Collective Approach Critical to Uproot Drug Abuse
Challenges experienced with drug abuse cannot solely be a responsibility of the Department of Social Development, but should involve every government department, civil body and society at large, says Chairperson of Portfolio Committee on Women, Children, Youth and People with Disabilities, Ms Dorothy Ramodibe.
This, as the Central Drug Authority briefed the committee about National Statistics and recent research on substance abuse in South Africa.
According to Dr Ray Eberlein, member of the CDA, “the study in the country’s nine provinces focused on an average of 300 persons per community and revealed that while 56% of the respondents had no knowledge of what substance abuse was, and only 40% had knowledge of support services for drug users, 65% knew of someone using drugs at their homes.”
The report said the community attributed the abuse to their availability. “Drugs are now easily accessible just about anywhere, in schools, taverns and so on,” said Dr Eberlein. The increased abuse could be linked to poverty, family history and unemployment. Better parenting, more recreational facilities and shutting down taverns was proposed as solutions.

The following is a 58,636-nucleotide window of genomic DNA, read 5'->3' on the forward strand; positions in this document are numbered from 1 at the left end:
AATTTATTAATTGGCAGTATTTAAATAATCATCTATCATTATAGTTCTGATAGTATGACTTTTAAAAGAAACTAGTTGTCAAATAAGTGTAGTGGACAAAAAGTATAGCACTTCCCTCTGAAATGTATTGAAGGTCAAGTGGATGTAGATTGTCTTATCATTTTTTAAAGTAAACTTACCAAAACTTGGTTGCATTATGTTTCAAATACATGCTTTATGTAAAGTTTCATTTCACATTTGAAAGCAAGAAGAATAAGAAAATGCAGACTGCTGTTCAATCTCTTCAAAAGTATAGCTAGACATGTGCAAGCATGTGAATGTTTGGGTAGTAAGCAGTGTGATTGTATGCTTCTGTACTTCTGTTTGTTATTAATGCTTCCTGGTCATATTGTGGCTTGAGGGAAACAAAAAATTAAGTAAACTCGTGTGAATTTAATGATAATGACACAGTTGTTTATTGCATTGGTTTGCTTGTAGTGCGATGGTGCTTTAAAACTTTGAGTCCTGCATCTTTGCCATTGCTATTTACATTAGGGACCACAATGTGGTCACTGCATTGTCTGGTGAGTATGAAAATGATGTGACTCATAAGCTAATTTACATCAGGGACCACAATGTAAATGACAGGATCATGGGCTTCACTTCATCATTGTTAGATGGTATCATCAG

Dr Eberlein also said “unlike men, women are not forced to drugs by peer pressure, but by loneliness and rejection. Women taking drugs because of rape account for 46%, and 44% due to incest. Drug usage in children occurs from 12 years old and even younger, with half having experimented already. Drug dealers are targeting schools, disguising drugs in peanuts, sweets, lollipops and cakes even in tattoos.” The report revealed that alcohol, dagga and tobacco were the most frequently used drugs. Committee members raised concerns about the country’s deteriorating moral fibre and called on the entire South African community to play its role. “Business, government and civil society must merge to combat this scourge” Ms Ramodibe said.
by Temba Gubula